Pia Ferm

Galerie Judith Andreae
May 14, 2020 9:52AM

"I want my objects to balance on the edge between being themselves and describing themselves"

Pia Ferm, Holly was baptised in the corridore, 2019

I often think about how to describe my work in a way that could include all parts of my practice in a fair way. And I keep coming back to the plain word images. But images in a very wide meaning, where it could also include a three demential sign or pictogram.

Pia Ferm, good breed, installation view Nassauischer Kunstverein Wiesbaden 2019, Copyright/Courtesy: the artist, photo: Janine Drewes, Wiesbaden.

I want my objects to balance on the edge between being themselves and describing themselves. Like hieroglyphs having left their walls or a drawing turned into a sculpture -not the motif of the drawing- but the drawing itself as turned into a sculpture. In relation to my weavings and tufted works I would explain it as despite the fact that they may be flirting with a painterly sphere, they are much more close to drawings, collages or traditional printmaking in their expression. And in their finished state more like sculptures of these: a sculpture of a drawing and its paper, or a object where both lines and blank fields are represented through a textile body.

Pia Ferm, view from the north slope, 2019

I also want to point out the slight misuse of the word image in relation to my work and the association to painting. An object containing or showing an image -without it being a photograph- does not automatically make it an object aspiring on being considered a painting. If image by default would equal painting, the logic would give that a tapestry, a drawing, a collage, or a print can be nothing but a blueprint for a painting or a mere painting-wannabe-object. -Instead of being read an image in its own right. It falls on its own impossibility since we know that this is not the case and in the era of (digital) images I think we should tune our perception and our language to correspond and reflect the multitude in the meaning of this word.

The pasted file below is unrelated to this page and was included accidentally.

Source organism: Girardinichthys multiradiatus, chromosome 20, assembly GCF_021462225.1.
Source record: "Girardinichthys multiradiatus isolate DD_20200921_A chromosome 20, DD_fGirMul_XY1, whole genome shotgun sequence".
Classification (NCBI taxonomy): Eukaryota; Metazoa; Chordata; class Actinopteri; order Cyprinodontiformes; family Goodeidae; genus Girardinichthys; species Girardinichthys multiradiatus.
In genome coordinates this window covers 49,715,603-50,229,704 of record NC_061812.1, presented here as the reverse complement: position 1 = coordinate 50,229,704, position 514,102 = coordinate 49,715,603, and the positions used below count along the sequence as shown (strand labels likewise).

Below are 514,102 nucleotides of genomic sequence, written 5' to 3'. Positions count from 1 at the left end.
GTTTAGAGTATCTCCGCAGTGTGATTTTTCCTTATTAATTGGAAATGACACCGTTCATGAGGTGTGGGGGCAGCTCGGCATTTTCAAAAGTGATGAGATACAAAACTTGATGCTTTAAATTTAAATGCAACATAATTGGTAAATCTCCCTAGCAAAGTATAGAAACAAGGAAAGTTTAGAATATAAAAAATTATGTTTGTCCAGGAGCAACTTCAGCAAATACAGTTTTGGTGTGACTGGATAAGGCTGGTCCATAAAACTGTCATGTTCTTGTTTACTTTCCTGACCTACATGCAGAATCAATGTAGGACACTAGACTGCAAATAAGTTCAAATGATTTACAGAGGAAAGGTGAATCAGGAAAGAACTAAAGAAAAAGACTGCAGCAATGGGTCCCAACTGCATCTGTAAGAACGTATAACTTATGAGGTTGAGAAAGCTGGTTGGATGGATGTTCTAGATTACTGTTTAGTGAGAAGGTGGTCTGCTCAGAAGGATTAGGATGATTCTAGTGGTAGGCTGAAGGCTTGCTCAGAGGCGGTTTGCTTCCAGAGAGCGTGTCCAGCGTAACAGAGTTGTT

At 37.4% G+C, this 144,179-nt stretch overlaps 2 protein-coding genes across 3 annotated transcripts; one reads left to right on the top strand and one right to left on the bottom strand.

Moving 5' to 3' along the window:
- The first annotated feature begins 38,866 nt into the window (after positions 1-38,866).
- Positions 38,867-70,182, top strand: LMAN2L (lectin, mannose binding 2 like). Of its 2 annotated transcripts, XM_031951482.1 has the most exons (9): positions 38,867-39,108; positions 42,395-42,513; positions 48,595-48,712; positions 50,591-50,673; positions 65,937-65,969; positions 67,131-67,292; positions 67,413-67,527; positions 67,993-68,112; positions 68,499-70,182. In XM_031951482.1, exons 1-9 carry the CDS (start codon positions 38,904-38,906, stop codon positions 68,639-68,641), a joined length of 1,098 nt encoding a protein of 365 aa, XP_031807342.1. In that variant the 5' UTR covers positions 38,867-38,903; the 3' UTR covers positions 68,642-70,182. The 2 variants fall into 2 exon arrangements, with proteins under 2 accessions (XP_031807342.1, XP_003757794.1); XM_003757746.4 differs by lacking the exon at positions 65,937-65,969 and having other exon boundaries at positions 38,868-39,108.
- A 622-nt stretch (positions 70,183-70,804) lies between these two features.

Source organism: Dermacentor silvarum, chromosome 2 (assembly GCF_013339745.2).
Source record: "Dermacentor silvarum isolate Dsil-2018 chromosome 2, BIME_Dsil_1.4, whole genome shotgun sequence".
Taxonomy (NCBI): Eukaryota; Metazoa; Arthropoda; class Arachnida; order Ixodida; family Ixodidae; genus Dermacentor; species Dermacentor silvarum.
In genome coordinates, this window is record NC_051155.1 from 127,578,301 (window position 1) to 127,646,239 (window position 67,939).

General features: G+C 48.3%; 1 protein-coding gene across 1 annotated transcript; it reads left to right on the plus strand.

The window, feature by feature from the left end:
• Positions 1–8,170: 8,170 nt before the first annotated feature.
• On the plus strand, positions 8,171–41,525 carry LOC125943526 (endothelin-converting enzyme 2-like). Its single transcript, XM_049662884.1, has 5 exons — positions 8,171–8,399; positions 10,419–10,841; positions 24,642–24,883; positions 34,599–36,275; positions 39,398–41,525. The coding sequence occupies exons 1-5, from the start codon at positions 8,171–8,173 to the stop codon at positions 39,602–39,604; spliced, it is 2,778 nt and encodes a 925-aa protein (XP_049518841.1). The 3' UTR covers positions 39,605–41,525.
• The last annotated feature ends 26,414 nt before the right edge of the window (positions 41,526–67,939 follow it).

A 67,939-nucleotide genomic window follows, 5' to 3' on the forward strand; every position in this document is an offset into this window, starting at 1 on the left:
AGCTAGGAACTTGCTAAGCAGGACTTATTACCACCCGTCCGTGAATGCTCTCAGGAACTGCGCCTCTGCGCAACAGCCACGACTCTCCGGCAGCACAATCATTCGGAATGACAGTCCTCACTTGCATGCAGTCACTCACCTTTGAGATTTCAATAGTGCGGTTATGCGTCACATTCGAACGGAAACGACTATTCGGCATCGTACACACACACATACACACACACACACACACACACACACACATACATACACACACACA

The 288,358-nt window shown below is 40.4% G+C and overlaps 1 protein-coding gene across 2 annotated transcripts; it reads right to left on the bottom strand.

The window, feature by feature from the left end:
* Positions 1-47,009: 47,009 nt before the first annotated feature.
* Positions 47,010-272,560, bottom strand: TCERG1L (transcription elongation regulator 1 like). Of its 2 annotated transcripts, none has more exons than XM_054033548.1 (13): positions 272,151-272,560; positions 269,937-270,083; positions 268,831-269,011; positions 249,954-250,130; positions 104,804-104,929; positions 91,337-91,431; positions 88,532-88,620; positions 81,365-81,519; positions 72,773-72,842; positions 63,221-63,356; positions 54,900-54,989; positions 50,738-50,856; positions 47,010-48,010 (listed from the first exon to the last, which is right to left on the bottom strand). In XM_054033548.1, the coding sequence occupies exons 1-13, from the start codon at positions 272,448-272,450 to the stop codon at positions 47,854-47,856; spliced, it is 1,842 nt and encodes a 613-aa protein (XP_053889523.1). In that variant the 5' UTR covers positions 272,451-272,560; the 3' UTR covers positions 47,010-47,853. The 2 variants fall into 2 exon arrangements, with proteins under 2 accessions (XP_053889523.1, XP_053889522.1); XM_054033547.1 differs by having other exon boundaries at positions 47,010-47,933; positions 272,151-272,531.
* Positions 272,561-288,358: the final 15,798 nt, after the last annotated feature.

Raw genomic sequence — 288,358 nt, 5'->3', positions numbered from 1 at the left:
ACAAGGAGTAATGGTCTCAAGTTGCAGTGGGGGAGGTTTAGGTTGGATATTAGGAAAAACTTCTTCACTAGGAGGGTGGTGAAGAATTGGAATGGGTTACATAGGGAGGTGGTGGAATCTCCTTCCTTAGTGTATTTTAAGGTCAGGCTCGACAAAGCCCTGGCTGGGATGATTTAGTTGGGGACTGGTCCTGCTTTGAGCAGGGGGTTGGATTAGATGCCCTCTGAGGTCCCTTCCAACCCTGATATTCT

Pia Ferm, good breed, installation view Nassauischer Kunstverein Wiesbaden 2019, Copyright/Courtesy: the artist, photo: Janine Drewes, Wiesbaden.

Pia Ferm, good breed, installation view Nassauischer Kunstverein Wiesbaden 2019, Copyright/Courtesy: the artist, photo: Janine Drewes, Wiesbaden.

This is also why I like the German word Bildhauerin so much. It corresponds very well with what I would claim to be, as in the female conjunction of what strictly would be translated as "image carver" or "image cutter". Even though I actually only carve away material when I work with stone, I still have a distinct feeling that I am doing something that resembles a slow out-chiseling and uncovering of an image.

Class Tobias Rehberger . LASH 23, installation view Nassauischer Kunstverein Wiesbaden 2019, Copyright/Courtesy: Pia Ferm, photo: Janine Drewes, Wiesbaden.

It's also a physical output for my gaze, an offer to others to share my viewpoint and engagement and pare it with their own. It does not necessarily have to make sense, or even be intellectual decipherable, since I reason around art as a untranslatable medium where the paradox is that I can still communicate freely: I can understand and I can be understood. The previous step of my work will give the next and thru this I can build a grammar to contain my practice. -Or create a framework from where I can take off, onwards. I also like the words old fashioned connotations that inhibits a time-insisting dimension.

Take It Easy, installation view Galerie Judith Andreae, Bonn 2019, Copyright/Courtesy: Pia Ferm, photo Ben Hermanni

Galerie Judith Andreae